Wednesday, August 26, 2009

Review - The Beekeeper's Apprentice

I've enjoyed Sherlock Holmes both generally and specifically since I was a young kid. I've had a ton of fun with the various movies and TV shows, both those based directly on Conan Doyle's work and the various spin-offs and parodies.

I stumbled across The Beekeeper's Apprentice in a bookstore and figured it would make a great gift for my mystery loving wife. She enjoyed the book thoroughly and has devoured the many books that follow in the series.

After being told again and again how good it was, I finally got around to reading Beekeeper over the past couple of weeks. I already had a general sense of what to expect and I've also had a few spoilers of events in future books that shed different light on some of the passages in this first book. Knowing those changes would be coming made me appreciate the way King has woven her tales together with minute allusions throughout.

The pace started out slowly and innocently enough with the introduction of Mary Russell and a now-retired Sherlock Holmes settled in a remote countryside estate. The initial conversation between the pair was humorous and did a good job of immediately giving us a lot of depth into Mary's personality.

The general flow of the novel was fluid and natural. As Sherlock took Mary into an unofficial apprenticeship, it was fun to read about her training and their interactions. I wasn't quite sure what would happen once Holmes decided she was "ready", but once again I was pleased with the way King handled the transition from apprentice to novice to partner.

The various initial "cases" that Mary and Sherlock embarked on together were interesting and I loved the way they grew in importance and complexity. I felt like King did a good job of explaining the in-depth analysis of the Consulting Detective and his apprentice. There were still moments when the minutia felt a little over the top and silly, but I felt the same about some of the explanations given in the Conan Doyle works.

Once Sherlock and Mary were involved in their major case for the last ~half of the book, things really took off and I was excited by the intensity of the case. I was a little saddened by the interlude while the two spent time in Jerusalem. It provided great moments for character development as well as opening up a few elements to be used later, but overall it felt to me as a pause in the action that was just a little too lengthy and almost made me want to skip ahead to their return to London. I'm glad I didn't as the narrative was very interesting, but still, it felt a little disjointed.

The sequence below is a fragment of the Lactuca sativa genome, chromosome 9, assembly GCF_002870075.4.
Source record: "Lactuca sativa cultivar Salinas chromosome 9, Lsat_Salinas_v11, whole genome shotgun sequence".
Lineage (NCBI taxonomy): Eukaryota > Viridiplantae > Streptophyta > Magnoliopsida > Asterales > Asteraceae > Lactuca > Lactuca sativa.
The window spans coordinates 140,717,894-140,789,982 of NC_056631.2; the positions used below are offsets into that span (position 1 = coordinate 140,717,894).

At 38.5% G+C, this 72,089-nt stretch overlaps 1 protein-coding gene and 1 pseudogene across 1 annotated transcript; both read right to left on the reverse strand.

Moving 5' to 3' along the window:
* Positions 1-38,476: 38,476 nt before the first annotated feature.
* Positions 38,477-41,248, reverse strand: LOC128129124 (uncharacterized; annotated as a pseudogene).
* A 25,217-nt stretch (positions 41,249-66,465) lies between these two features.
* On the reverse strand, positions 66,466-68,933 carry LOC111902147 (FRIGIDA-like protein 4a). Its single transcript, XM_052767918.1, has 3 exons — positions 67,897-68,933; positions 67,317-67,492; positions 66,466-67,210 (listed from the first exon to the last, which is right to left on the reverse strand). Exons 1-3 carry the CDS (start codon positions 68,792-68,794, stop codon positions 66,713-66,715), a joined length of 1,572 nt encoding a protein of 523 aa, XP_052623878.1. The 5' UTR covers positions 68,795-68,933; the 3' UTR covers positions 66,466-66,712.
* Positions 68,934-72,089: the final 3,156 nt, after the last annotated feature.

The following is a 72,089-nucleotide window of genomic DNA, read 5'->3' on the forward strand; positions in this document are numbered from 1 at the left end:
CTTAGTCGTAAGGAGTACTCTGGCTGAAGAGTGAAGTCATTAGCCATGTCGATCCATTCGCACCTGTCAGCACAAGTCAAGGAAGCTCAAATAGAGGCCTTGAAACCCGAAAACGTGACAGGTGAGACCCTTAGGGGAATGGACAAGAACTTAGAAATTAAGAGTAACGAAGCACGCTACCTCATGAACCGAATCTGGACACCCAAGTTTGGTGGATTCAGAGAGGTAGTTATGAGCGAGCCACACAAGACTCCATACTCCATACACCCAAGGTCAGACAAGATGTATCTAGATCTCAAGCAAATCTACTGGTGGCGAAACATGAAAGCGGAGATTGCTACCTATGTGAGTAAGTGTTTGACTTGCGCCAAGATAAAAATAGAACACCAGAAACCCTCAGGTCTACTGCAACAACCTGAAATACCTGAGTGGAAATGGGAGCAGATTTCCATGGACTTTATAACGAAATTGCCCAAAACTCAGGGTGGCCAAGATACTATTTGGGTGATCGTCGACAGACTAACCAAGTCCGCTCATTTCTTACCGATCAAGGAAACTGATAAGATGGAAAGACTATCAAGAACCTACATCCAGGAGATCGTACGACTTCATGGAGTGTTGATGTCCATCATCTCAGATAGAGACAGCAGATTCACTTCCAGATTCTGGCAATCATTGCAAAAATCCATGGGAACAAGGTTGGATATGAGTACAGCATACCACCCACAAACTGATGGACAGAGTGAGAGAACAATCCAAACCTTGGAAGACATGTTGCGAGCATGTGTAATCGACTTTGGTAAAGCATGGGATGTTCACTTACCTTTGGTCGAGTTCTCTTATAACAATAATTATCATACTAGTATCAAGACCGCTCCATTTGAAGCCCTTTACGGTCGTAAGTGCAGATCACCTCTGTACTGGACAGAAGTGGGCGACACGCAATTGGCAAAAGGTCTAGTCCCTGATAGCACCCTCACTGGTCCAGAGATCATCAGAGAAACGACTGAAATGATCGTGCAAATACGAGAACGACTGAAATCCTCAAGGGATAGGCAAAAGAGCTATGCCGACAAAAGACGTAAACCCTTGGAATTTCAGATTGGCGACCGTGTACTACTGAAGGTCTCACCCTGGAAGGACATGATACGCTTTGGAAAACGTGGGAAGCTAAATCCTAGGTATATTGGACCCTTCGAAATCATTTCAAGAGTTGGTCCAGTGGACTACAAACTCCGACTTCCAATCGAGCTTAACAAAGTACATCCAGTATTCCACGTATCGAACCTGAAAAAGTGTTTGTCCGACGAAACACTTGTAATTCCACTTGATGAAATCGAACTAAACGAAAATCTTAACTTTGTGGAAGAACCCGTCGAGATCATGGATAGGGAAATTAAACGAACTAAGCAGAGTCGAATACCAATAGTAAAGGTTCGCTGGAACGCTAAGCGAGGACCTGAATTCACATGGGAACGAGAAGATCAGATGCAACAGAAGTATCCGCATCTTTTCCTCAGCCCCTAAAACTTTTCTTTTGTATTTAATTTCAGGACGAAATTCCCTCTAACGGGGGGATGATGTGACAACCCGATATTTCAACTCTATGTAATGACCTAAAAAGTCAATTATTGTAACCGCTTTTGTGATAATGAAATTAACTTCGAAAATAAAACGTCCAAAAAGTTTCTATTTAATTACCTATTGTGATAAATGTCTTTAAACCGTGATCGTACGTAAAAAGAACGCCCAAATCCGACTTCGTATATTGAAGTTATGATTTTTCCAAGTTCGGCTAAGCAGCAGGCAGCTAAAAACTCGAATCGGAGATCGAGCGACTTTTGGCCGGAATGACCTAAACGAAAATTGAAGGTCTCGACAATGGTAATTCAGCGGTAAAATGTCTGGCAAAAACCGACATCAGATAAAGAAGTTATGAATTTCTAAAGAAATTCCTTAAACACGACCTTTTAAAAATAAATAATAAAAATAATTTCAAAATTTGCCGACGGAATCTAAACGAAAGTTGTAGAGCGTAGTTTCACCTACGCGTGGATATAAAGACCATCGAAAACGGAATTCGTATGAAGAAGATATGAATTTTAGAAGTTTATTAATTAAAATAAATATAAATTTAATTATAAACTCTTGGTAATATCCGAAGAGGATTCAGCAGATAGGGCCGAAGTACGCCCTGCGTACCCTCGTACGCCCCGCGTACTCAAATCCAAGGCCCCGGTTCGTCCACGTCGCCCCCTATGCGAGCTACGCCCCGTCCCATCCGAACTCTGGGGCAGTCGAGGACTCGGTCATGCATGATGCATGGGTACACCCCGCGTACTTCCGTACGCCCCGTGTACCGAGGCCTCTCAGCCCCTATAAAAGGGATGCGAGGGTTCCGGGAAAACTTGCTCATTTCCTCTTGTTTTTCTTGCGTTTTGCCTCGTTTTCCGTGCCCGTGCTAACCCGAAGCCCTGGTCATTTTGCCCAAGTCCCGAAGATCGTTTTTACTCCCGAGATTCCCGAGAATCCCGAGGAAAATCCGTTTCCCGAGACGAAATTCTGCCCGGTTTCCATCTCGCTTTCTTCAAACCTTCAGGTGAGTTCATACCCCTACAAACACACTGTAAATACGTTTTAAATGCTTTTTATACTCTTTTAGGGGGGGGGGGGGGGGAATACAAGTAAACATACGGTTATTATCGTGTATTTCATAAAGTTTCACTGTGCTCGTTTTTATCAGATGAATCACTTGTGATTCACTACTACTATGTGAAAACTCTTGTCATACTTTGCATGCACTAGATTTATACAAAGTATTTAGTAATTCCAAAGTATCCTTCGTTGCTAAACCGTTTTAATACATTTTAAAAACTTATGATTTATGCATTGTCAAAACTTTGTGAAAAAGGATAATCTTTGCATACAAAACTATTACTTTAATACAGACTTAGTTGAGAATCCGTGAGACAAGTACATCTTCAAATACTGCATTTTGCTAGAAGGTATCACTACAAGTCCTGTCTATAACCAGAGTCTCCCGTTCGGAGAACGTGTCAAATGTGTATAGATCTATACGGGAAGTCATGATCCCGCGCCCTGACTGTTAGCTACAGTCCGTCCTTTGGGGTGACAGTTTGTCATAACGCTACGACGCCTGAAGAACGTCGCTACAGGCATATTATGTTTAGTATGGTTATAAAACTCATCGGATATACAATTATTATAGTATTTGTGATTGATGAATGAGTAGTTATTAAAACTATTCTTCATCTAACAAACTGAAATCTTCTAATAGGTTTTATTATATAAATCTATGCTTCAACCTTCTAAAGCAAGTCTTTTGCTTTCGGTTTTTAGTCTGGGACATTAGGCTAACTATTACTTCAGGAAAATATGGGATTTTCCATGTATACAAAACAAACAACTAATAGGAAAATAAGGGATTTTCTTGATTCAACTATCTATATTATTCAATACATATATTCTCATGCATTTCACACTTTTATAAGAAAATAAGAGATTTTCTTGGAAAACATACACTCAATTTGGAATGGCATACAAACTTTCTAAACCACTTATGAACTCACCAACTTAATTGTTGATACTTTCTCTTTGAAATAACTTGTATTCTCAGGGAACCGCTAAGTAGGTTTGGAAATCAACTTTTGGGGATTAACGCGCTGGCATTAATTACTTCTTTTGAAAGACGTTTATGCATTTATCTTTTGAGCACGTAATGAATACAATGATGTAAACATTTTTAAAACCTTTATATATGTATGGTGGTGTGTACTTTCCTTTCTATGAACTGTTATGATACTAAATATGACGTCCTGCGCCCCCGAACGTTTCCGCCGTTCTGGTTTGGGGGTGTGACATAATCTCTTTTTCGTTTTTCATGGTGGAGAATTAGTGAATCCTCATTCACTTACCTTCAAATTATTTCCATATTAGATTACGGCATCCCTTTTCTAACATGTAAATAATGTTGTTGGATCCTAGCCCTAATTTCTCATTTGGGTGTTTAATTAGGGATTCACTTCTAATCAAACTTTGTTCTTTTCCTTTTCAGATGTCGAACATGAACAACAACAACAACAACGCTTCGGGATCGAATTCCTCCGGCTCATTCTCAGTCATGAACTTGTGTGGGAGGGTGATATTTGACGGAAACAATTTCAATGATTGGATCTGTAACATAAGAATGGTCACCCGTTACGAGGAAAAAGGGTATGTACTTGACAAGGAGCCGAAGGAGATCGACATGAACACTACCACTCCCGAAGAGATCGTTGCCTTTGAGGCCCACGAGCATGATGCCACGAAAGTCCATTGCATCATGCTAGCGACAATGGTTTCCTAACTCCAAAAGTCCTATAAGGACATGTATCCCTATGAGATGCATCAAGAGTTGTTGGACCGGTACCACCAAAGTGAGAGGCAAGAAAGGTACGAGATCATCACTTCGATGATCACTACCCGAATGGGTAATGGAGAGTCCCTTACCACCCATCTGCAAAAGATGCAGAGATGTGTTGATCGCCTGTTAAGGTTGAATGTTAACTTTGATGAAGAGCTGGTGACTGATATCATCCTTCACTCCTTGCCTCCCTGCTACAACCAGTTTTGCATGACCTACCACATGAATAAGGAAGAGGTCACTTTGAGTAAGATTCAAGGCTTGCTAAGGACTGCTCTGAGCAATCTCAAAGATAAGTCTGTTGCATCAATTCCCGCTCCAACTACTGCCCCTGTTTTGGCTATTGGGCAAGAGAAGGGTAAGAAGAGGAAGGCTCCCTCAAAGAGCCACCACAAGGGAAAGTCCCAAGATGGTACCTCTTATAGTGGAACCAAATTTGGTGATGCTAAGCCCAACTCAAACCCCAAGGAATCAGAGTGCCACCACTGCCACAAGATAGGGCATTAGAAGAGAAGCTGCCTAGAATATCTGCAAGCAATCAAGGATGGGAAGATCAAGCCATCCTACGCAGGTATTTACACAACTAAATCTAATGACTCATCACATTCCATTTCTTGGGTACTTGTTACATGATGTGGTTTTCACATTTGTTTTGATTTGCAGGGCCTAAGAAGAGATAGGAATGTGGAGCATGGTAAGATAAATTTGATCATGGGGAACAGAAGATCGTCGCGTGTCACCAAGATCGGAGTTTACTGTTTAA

My other complaint (another very minor one) was Mary's age. I acknowledge that she is supposed to be very intelligent/wise and mature for her age, but too often she felt MUCH older than her teenage self (and even her early-twenty-year-old self). The book takes us through ~5-8 years (I forget exactly) and matures Mary from mid-teens to early-twenties. And yet, I didn't feel any real sense of aging in our protagonist. Perhaps that's to suggest that she already had her adult sensibilities in her early teens, but I still would have liked to have seen something a little more dramatic as she aged. At the same time, hormonal instability or teenage angst would have felt very out of place and been rather distracting, so it's better that she stayed constant.

Don't get me wrong, Mary did learn from Sherlock and improved in her deductive abilities and trusting her instincts. She had the inborn tendencies to follow in Sherlock's footsteps as evidenced in the first chapter. By the end of the book, she was certainly on par with the master who had taught her and her methods were refined.

The story was engaging and entertaining. The mystery was puzzling and fun, though it does sometimes annoy me me when the author doesn't give the reader enough information to solve the mystery without the help of the protagonists. Still, that's a difficult balance to maintain, since providing too many clues can make a mystery predictable and boring. Given the choice, I'd rather have the story end this way.

I really enjoyed this book, the story, the characters, the writing. It was a great read and I'll work my way through the rest of the series over time. Fans of mystery and/or Holmes, should certainly enjoy this.

4 out of 5 stars

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